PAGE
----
Allow me to introduce just one suggested practice to nurture a spirituality that seeks wholeness.  It is the practice of regularly reflecting upon the direction of your life: where you have been, where you are now, and where you are going.  Naturally, this is done in light of who you wish to become and what you hope to accomplish.  This reflection is not merely a review of the day to day events in your life, but it is about putting those events into the big picture of the story of your life and how it is unfolding.  This can be a very empowering practice as it offers a longer term perspective on our lives than we usually take.  The real power of this practice is in its regularity.  If it is an hour or two once a week, one day every month, a full week each year, or a combination of these, regular reflection not only nourishes the soul, it rejuvenates the mind, and refreshes the spirit. 

The practice of a purposeful reflection upon our lives is actually the inspiration behind our Costa Rica vacations.  These vacations offer time and space especially set aside for personal renewal.  For more information on how to integrate this practice and for other practices contributing to a spirituality for wholeness, contact us at

Our hope for you is that you consider the power and potential that a deepening practice of your spirituality can bring into your life.  A nice addition to your spiritual practices may be establishing a habit of regular reflection and renewal in your life.  We believe it will result in a richer, more fulfilling life for you, for your loved ones, and for the many lives that you touch along the way.  And, if joining us for some renewal time in Costa Rica next summer may assist you in your journey to wholeness, please do not hesitate to contact us for more informationJ

Thursday, June 30, 2011

Living from your soul - Careers and calls

Living from your soul - Careers and calls
1. Cultivating purpose: Discovering your unique calls in life
2. Pursuing your “calls” in life: Being your best self in the world
3. Growing in meaning, purpose, and passion: Leading from within

It is impossible to talk about what it means to be happy and fulfilled in life without addressing the part of your life that has the biggest impact on your daily sense of wellbeing (other than our relationships with family and friends).  That, of course, is your career. 

Some simple math may help to illustrate just how significant that part of your life is.  Let’s say that you are lucky enough to find full time employment for the duration of your work life.  Most jobs require around 40 hours per week (for some of us that is a light work week).  And let’s say that you are lucky enough to get a job that offers three full months of vacation, so that you only work 40 weeks out of the year.  And let’s say that you begin work in your twenties and can retire (what is now early) in your sixties, so 40 years of work give or take.  In this rosy scenario, we are still working 40 hours times 40 weeks times 40 years which equals … I don’t know, let me get my calculator … 64,000 hours!  A huge number to get your head around but I think you get the point.  That is way too much of your life to do something that is unfulfilling.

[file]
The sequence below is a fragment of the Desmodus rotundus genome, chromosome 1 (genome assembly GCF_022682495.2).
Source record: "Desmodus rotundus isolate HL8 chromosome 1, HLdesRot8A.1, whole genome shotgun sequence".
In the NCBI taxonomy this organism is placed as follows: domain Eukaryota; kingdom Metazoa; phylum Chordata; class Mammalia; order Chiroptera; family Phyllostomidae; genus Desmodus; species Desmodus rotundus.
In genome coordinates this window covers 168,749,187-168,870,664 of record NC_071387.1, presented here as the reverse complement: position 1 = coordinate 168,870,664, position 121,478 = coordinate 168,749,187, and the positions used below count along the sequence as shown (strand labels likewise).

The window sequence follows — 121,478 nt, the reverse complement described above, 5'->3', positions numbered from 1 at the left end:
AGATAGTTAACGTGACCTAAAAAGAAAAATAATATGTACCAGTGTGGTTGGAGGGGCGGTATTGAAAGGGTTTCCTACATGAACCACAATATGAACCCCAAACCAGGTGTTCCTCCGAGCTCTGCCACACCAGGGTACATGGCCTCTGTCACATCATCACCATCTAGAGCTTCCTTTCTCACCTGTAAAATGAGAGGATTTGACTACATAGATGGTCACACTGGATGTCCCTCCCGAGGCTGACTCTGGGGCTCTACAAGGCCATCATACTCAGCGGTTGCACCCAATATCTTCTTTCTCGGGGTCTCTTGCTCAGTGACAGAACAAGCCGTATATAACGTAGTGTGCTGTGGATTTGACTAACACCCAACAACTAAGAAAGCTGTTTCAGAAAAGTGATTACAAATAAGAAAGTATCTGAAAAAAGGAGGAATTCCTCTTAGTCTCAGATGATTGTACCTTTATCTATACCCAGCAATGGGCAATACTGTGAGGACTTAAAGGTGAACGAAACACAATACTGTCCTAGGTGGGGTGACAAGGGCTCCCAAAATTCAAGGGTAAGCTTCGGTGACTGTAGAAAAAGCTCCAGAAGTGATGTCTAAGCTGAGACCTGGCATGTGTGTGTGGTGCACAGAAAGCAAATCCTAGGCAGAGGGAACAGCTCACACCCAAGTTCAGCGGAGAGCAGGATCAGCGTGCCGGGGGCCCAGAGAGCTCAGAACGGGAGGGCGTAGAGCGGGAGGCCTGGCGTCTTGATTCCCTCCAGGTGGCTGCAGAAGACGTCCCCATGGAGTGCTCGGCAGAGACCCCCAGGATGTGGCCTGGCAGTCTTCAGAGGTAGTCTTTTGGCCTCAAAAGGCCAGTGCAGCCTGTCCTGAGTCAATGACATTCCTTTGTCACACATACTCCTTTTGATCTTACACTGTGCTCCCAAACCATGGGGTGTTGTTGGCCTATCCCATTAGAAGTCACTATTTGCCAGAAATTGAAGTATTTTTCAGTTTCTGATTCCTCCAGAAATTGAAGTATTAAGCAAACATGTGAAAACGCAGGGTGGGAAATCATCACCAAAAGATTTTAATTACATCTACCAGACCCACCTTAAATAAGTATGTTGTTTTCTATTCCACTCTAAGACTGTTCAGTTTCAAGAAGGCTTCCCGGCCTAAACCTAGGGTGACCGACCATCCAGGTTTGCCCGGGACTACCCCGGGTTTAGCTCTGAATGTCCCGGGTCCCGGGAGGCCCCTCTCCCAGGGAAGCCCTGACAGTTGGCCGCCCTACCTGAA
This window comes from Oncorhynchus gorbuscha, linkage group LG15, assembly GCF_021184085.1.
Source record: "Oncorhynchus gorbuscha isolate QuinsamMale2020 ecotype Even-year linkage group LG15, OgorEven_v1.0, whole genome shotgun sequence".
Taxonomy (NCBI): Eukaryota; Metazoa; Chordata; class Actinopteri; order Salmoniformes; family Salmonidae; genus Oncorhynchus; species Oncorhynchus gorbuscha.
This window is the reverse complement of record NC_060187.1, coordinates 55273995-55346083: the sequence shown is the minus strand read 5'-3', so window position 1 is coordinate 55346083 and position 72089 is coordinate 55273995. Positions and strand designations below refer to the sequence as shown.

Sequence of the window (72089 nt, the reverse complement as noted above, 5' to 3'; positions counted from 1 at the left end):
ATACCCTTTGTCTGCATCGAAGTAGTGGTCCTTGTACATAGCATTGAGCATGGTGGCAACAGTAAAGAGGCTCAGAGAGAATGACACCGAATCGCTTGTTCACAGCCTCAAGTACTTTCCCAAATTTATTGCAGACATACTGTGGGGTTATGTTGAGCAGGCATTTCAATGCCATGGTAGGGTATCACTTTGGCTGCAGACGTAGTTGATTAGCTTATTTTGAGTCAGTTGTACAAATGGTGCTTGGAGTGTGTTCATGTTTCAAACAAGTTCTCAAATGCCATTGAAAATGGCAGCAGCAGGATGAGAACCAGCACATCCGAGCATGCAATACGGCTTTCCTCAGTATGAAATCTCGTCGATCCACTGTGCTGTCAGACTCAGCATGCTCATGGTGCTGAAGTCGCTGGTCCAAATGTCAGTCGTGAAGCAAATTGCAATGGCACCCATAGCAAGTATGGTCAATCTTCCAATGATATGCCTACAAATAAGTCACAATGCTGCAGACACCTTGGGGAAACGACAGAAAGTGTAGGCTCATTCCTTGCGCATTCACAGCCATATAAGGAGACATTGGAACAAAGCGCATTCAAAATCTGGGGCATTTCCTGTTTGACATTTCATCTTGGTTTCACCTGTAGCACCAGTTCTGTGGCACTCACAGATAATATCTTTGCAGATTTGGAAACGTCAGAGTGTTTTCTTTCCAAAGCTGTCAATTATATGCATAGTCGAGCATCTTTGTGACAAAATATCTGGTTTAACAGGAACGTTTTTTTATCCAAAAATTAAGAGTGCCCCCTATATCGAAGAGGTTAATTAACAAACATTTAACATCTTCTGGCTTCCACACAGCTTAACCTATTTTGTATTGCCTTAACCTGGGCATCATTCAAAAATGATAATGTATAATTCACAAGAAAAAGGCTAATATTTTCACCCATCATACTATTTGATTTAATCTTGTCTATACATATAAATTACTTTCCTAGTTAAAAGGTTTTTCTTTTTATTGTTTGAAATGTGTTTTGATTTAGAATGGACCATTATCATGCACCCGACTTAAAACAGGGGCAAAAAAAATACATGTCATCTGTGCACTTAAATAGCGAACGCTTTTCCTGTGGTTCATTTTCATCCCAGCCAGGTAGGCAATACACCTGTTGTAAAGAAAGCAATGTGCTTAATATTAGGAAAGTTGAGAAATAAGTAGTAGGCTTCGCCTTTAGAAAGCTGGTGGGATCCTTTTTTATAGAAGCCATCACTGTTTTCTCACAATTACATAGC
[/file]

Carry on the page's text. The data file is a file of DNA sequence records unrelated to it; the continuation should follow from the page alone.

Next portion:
Career choice matters to your sense of wellbeing.  Some prefer the word occupation, as in, what occupies about one half of our waking life.  I prefer to use the word call because it connotes a sense of purpose and meaning in your work, one that is freely chosen and pursued with passion.  Perhaps that is why I place it under the topic of Spiritual Wellbeing, because, when rightly understood it offers the greatest potential for you to live a more authentic and fulfilling life.

So, what is a call and how can you live from a sense of call?  My favorite formulation for call is a quote from American writer and theologian, Frederick Buechner, who declared that you are called to the place “where your deep gladness meets the world’s deep need”.  This statement is poignant and practical in that it recognizes that a call is both meaningful to you and purposeful in the way it serves the world.  The promise of call is that you do not have to forfeit a sense of meaning and purpose in your work life.